The Madness of Art


We work in the dark, we do what we can, we give what we have. Our doubt is our passion and our passion is our task. The rest is the madness of art. — Henry James

I’ve often wondered if one needs to be at least a bit mad to be a great artist, writer, composer. I guess you don’t have to be, but it doesn’t seem to hurt. Most people spend their lives trying to fit in, to be the envy of everyone else. Our goals are largely the same goals everyone else has: To achieve financial freedom, to have all the latest and greatest toys, to have a big impressive house, to drive a fine car, wear fine clothes.

What if you don’t care about those things? I’m not a corporate climber, it’s just not in me. I am largely content with a modest lifestyle, although a little more bank wouldn’t hurt when it comes time to deal with home repairs. Am I mad? Probably, a little bit. I think it runs in the family, though. That said, none of us has managed to parlay that into an artistic lifestyle. Maybe sometimes mad is just mad.

Joan Didion spoke about death of her husband in a 2005 interview with Emma Brockes of The Guardian:

“I had to write my way out of it. Because I couldn’t figure out what was going on. By the time I started it – John died December 30, I didn’t start writing until October – I was out of the phase where I didn’t know I was crazy. I was still crazy, but I knew it. So, it was a step back.”

The result was “The Year of Magical Thinking.” I guess it’s ok to be crazy, even when you know you are.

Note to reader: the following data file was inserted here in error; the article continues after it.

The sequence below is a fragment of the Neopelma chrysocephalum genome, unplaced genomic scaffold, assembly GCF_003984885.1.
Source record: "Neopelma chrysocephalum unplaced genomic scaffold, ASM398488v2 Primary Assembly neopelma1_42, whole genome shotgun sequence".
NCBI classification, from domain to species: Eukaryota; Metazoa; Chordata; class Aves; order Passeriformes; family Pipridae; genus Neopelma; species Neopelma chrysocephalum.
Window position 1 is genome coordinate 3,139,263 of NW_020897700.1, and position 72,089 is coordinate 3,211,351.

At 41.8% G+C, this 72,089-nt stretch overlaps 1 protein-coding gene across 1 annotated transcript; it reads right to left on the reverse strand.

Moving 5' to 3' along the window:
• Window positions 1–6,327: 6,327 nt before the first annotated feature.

Would anyone  consider me crazy? Probably not. A little weird, maybe, but mostly I try to rein it in when I’m around other people. I think most of the time I seem rational, intelligent, normal. I try to keep my weirdness to myself. My thought processes often segue in ways other people’s don’t. Small-talk is a skill that continues to elude me. I don’t like talking on the phone. I was famous in high school for not calling friends even though I had said I would. I think it was the small-talk issue. I’m a deadly bore at parties. Usually I try to find an excuse not to go at all.

I recently read about another writer who was hopeless at interviewing. Instead of conversing and answering the questions, she would find herself distracted watching sunlight on the floor, working up a description in her mind. I used to do that sort of thing more than I do now. Everything that happened in my life was being transcribed mentally, as a scene in a story. Does anyone else do that?

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